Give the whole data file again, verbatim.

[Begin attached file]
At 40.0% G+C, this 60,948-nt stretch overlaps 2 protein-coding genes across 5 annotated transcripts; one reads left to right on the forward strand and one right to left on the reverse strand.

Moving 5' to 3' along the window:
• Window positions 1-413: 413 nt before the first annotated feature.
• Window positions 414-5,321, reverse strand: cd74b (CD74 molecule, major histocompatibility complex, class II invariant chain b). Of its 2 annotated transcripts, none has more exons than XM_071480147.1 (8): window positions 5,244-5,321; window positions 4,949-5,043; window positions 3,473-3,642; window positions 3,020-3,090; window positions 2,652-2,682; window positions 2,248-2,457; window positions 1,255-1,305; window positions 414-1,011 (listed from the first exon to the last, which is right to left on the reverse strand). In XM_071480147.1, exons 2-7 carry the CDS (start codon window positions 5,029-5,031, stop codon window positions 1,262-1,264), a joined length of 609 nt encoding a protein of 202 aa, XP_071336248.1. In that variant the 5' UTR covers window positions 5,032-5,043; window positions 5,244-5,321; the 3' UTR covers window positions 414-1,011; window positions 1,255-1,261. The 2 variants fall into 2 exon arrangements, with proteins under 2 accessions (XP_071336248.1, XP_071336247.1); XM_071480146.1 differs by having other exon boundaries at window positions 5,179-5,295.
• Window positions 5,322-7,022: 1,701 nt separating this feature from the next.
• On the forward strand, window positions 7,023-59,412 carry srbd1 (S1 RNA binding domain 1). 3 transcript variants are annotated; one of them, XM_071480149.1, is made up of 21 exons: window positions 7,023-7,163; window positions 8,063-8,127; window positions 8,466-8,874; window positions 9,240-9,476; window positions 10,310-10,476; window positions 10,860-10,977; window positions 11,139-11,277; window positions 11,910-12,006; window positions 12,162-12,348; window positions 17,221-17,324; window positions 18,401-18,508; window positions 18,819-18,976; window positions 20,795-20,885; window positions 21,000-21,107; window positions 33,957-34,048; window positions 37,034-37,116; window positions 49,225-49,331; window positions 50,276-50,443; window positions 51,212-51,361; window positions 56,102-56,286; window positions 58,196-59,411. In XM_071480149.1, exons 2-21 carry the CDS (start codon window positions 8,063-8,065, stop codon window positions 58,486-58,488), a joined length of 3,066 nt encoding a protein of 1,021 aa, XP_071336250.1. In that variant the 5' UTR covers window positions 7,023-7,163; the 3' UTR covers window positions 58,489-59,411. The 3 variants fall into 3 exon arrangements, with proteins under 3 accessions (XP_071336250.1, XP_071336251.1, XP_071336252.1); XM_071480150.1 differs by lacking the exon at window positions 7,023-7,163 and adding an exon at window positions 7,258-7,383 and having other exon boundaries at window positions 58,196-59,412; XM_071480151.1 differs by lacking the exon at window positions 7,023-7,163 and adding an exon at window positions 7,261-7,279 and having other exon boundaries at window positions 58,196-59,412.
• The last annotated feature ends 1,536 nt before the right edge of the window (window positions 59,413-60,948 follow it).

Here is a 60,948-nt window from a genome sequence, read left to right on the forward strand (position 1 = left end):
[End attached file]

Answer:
At 40.0% G+C, this 60,948-nt stretch overlaps 2 protein-coding genes across 5 annotated transcripts; one reads left to right on the forward strand and one right to left on the reverse strand.

Moving 5' to 3' along the window:
• Window positions 1-413: 413 nt before the first annotated feature.
• Window positions 414-5,321, reverse strand: cd74b (CD74 molecule, major histocompatibility complex, class II invariant chain b). Of its 2 annotated transcripts, none has more exons than XM_071480147.1 (8): window positions 5,244-5,321; window positions 4,949-5,043; window positions 3,473-3,642; window positions 3,020-3,090; window positions 2,652-2,682; window positions 2,248-2,457; window positions 1,255-1,305; window positions 414-1,011 (listed from the first exon to the last, which is right to left on the reverse strand). In XM_071480147.1, exons 2-7 carry the CDS (start codon window positions 5,029-5,031, stop codon window positions 1,262-1,264), a joined length of 609 nt encoding a protein of 202 aa, XP_071336248.1. In that variant the 5' UTR covers window positions 5,032-5,043; window positions 5,244-5,321; the 3' UTR covers window positions 414-1,011; window positions 1,255-1,261. The 2 variants fall into 2 exon arrangements, with proteins under 2 accessions (XP_071336248.1, XP_071336247.1); XM_071480146.1 differs by having other exon boundaries at window positions 5,179-5,295.
• Window positions 5,322-7,022: 1,701 nt separating this feature from the next.
• On the forward strand, window positions 7,023-59,412 carry srbd1 (S1 RNA binding domain 1). 3 transcript variants are annotated; one of them, XM_071480149.1, is made up of 21 exons: window positions 7,023-7,163; window positions 8,063-8,127; window positions 8,466-8,874; window positions 9,240-9,476; window positions 10,310-10,476; window positions 10,860-10,977; window positions 11,139-11,277; window positions 11,910-12,006; window positions 12,162-12,348; window positions 17,221-17,324; window positions 18,401-18,508; window positions 18,819-18,976; window positions 20,795-20,885; window positions 21,000-21,107; window positions 33,957-34,048; window positions 37,034-37,116; window positions 49,225-49,331; window positions 50,276-50,443; window positions 51,212-51,361; window positions 56,102-56,286; window positions 58,196-59,411. In XM_071480149.1, exons 2-21 carry the CDS (start codon window positions 8,063-8,065, stop codon window positions 58,486-58,488), a joined length of 3,066 nt encoding a protein of 1,021 aa, XP_071336250.1. In that variant the 5' UTR covers window positions 7,023-7,163; the 3' UTR covers window positions 58,489-59,411. The 3 variants fall into 3 exon arrangements, with proteins under 3 accessions (XP_071336250.1, XP_071336251.1, XP_071336252.1); XM_071480150.1 differs by lacking the exon at window positions 7,023-7,163 and adding an exon at window positions 7,258-7,383 and having other exon boundaries at window positions 58,196-59,412; XM_071480151.1 differs by lacking the exon at window positions 7,023-7,163 and adding an exon at window positions 7,261-7,279 and having other exon boundaries at window positions 58,196-59,412.
• The last annotated feature ends 1,536 nt before the right edge of the window (window positions 59,413-60,948 follow it).

Here is a 60,948-nt window from a genome sequence, read left to right on the forward strand (position 1 = left end):